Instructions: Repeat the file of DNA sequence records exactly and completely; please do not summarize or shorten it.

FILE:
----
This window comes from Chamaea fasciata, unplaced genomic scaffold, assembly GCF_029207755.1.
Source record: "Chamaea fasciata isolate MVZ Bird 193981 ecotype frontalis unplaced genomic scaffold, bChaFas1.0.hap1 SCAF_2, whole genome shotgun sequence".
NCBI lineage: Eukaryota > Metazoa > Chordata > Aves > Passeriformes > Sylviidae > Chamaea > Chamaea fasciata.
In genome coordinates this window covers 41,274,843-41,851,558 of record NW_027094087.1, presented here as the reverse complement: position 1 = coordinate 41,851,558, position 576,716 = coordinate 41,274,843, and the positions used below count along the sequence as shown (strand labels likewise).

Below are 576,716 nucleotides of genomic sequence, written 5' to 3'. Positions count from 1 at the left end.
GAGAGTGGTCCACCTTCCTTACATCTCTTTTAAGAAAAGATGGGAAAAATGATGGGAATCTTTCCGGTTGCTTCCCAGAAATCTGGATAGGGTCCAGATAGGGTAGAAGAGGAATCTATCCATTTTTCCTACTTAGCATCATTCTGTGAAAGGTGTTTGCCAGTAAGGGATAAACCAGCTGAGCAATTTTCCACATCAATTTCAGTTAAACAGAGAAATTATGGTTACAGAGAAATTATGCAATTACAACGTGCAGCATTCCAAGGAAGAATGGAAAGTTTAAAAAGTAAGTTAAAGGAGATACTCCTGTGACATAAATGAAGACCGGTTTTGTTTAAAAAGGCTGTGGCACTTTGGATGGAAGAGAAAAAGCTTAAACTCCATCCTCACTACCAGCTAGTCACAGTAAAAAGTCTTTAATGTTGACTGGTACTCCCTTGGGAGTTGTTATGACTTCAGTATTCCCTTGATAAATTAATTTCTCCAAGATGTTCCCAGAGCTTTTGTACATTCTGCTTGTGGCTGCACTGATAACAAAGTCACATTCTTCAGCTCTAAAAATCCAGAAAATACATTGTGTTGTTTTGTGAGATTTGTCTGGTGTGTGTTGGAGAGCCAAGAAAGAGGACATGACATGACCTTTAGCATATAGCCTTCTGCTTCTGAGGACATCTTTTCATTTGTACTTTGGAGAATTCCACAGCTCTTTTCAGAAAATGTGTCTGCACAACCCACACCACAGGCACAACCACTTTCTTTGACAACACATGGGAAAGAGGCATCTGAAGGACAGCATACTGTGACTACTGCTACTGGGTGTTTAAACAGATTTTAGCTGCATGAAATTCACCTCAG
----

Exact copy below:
This window comes from Chamaea fasciata, unplaced genomic scaffold, assembly GCF_029207755.1.
Source record: "Chamaea fasciata isolate MVZ Bird 193981 ecotype frontalis unplaced genomic scaffold, bChaFas1.0.hap1 SCAF_2, whole genome shotgun sequence".
NCBI lineage: Eukaryota > Metazoa > Chordata > Aves > Passeriformes > Sylviidae > Chamaea > Chamaea fasciata.
In genome coordinates this window covers 41,274,843-41,851,558 of record NW_027094087.1, presented here as the reverse complement: position 1 = coordinate 41,851,558, position 576,716 = coordinate 41,274,843, and the positions used below count along the sequence as shown (strand labels likewise).

Below are 576,716 nucleotides of genomic sequence, written 5' to 3'. Positions count from 1 at the left end.
GAGAGTGGTCCACCTTCCTTACATCTCTTTTAAGAAAAGATGGGAAAAATGATGGGAATCTTTCCGGTTGCTTCCCAGAAATCTGGATAGGGTCCAGATAGGGTAGAAGAGGAATCTATCCATTTTTCCTACTTAGCATCATTCTGTGAAAGGTGTTTGCCAGTAAGGGATAAACCAGCTGAGCAATTTTCCACATCAATTTCAGTTAAACAGAGAAATTATGGTTACAGAGAAATTATGCAATTACAACGTGCAGCATTCCAAGGAAGAATGGAAAGTTTAAAAAGTAAGTTAAAGGAGATACTCCTGTGACATAAATGAAGACCGGTTTTGTTTAAAAAGGCTGTGGCACTTTGGATGGAAGAGAAAAAGCTTAAACTCCATCCTCACTACCAGCTAGTCACAGTAAAAAGTCTTTAATGTTGACTGGTACTCCCTTGGGAGTTGTTATGACTTCAGTATTCCCTTGATAAATTAATTTCTCCAAGATGTTCCCAGAGCTTTTGTACATTCTGCTTGTGGCTGCACTGATAACAAAGTCACATTCTTCAGCTCTAAAAATCCAGAAAATACATTGTGTTGTTTTGTGAGATTTGTCTGGTGTGTGTTGGAGAGCCAAGAAAGAGGACATGACATGACCTTTAGCATATAGCCTTCTGCTTCTGAGGACATCTTTTCATTTGTACTTTGGAGAATTCCACAGCTCTTTTCAGAAAATGTGTCTGCACAACCCACACCACAGGCACAACCACTTTCTTTGACAACACATGGGAAAGAGGCATCTGAAGGACAGCATACTGTGACTACTGCTACTGGGTGTTTAAACAGATTTTAGCTGCATGAAATTCACCTCAG